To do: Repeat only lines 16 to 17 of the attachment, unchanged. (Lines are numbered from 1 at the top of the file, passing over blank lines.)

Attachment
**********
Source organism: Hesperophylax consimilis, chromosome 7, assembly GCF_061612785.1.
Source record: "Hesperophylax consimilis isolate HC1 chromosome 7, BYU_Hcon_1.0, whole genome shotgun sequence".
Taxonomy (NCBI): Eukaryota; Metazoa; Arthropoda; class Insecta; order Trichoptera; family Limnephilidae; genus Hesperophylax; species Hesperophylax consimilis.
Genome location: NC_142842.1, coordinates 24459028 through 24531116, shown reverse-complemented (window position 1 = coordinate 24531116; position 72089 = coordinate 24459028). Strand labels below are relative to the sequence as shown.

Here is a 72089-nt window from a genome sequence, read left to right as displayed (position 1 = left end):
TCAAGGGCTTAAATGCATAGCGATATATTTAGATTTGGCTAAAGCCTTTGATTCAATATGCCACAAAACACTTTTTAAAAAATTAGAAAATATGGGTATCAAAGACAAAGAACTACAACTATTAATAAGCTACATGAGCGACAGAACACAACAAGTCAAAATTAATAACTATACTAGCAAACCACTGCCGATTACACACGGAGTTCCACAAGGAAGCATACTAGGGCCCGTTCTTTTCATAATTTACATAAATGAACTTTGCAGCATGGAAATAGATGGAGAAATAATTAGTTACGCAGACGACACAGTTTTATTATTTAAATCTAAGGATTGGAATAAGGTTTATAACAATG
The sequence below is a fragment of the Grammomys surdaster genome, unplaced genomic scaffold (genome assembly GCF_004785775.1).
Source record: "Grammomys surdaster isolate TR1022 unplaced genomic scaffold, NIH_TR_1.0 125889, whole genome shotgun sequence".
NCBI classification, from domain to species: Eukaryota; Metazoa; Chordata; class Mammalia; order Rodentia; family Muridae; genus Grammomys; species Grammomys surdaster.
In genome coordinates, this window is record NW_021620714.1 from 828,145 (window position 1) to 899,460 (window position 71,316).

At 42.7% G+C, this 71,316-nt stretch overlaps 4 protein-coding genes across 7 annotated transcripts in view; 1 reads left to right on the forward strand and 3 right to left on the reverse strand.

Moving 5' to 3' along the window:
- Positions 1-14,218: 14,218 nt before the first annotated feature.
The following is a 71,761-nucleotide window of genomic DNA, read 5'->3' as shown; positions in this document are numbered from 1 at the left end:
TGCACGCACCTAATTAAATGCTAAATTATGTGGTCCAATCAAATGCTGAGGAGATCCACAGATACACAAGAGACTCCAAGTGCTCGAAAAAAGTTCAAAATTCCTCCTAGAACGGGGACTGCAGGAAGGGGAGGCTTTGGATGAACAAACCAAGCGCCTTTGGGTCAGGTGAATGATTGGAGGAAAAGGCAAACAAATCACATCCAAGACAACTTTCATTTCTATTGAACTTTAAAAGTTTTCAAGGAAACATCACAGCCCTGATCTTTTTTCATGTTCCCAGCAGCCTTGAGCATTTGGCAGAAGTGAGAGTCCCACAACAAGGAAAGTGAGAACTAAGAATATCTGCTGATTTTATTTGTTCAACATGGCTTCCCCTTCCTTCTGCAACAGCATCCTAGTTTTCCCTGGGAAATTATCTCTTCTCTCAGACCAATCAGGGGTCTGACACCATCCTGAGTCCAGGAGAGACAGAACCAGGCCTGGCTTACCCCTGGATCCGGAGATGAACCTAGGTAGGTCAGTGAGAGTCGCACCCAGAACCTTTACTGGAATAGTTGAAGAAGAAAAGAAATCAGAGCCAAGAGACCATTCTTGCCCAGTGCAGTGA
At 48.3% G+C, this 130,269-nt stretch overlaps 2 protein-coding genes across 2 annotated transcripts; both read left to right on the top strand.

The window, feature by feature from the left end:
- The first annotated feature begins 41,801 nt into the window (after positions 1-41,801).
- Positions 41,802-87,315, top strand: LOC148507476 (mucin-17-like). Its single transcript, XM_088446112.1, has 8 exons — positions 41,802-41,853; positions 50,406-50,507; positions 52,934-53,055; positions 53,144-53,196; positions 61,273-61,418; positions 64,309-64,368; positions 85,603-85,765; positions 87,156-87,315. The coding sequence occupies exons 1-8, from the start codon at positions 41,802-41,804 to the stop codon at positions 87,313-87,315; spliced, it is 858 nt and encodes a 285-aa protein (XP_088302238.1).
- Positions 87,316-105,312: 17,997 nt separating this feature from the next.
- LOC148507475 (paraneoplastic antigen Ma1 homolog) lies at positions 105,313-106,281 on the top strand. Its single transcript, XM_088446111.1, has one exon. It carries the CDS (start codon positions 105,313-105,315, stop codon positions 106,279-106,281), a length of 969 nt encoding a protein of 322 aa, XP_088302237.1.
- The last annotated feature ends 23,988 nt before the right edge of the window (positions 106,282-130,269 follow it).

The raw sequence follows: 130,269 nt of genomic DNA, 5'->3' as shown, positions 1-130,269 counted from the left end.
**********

At 48.3% G+C, this 130,269-nt stretch overlaps 2 protein-coding genes across 2 annotated transcripts; both read left to right on the top strand.

The window, feature by feature from the left end: